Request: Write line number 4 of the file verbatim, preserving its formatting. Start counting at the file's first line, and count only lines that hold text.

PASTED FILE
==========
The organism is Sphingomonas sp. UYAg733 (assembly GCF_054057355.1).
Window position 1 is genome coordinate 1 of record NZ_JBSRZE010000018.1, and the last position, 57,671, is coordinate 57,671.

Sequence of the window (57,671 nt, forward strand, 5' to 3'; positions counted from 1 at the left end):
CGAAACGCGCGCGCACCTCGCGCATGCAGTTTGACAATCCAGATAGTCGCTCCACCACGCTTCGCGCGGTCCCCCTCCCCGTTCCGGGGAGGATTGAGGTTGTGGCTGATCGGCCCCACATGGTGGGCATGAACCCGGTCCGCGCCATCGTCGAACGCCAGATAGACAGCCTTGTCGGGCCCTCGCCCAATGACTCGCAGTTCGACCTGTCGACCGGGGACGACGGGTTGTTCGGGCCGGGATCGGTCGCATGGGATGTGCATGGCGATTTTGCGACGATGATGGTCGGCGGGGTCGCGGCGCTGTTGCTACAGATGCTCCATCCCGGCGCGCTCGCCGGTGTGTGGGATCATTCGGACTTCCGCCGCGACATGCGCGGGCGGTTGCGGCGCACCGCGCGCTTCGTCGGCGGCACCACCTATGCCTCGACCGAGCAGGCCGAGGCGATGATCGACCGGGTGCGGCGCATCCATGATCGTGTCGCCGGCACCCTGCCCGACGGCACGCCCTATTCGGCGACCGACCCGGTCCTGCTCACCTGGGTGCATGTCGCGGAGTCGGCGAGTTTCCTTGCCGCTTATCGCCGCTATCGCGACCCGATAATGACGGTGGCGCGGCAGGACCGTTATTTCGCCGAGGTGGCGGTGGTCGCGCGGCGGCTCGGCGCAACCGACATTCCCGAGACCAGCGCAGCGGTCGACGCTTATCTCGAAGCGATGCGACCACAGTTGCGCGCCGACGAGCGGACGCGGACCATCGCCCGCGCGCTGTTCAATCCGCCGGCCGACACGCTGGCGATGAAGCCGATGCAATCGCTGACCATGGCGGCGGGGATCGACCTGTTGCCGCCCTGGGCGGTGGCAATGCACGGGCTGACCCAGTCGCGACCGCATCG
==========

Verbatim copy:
CGAAACGCGCGCGCACCTCGCGCATGCAGTTTGACAATCCAGATAGTCGCTCCACCACGCTTCGCGCGGTCCCCCTCCCCGTTCCGGGGAGGATTGAGGTTGTGGCTGATCGGCCCCACATGGTGGGCATGAACCCGGTCCGCGCCATCGTCGAACGCCAGATAGACAGCCTTGTCGGGCCCTCGCCCAATGACTCGCAGTTCGACCTGTCGACCGGGGACGACGGGTTGTTCGGGCCGGGATCGGTCGCATGGGATGTGCATGGCGATTTTGCGACGATGATGGTCGGCGGGGTCGCGGCGCTGTTGCTACAGATGCTCCATCCCGGCGCGCTCGCCGGTGTGTGGGATCATTCGGACTTCCGCCGCGACATGCGCGGGCGGTTGCGGCGCACCGCGCGCTTCGTCGGCGGCACCACCTATGCCTCGACCGAGCAGGCCGAGGCGATGATCGACCGGGTGCGGCGCATCCATGATCGTGTCGCCGGCACCCTGCCCGACGGCACGCCCTATTCGGCGACCGACCCGGTCCTGCTCACCTGGGTGCATGTCGCGGAGTCGGCGAGTTTCCTTGCCGCTTATCGCCGCTATCGCGACCCGATAATGACGGTGGCGCGGCAGGACCGTTATTTCGCCGAGGTGGCGGTGGTCGCGCGGCGGCTCGGCGCAACCGACATTCCCGAGACCAGCGCAGCGGTCGACGCTTATCTCGAAGCGATGCGACCACAGTTGCGCGCCGACGAGCGGACGCGGACCATCGCCCGCGCGCTGTTCAATCCGCCGGCCGACACGCTGGCGATGAAGCCGATGCAATCGCTGACCATGGCGGCGGGGATCGACCTGTTGCCGCCCTGGGCGGTGGCAATGCACGGGCTGACCCAGTCGCGACCGCATCG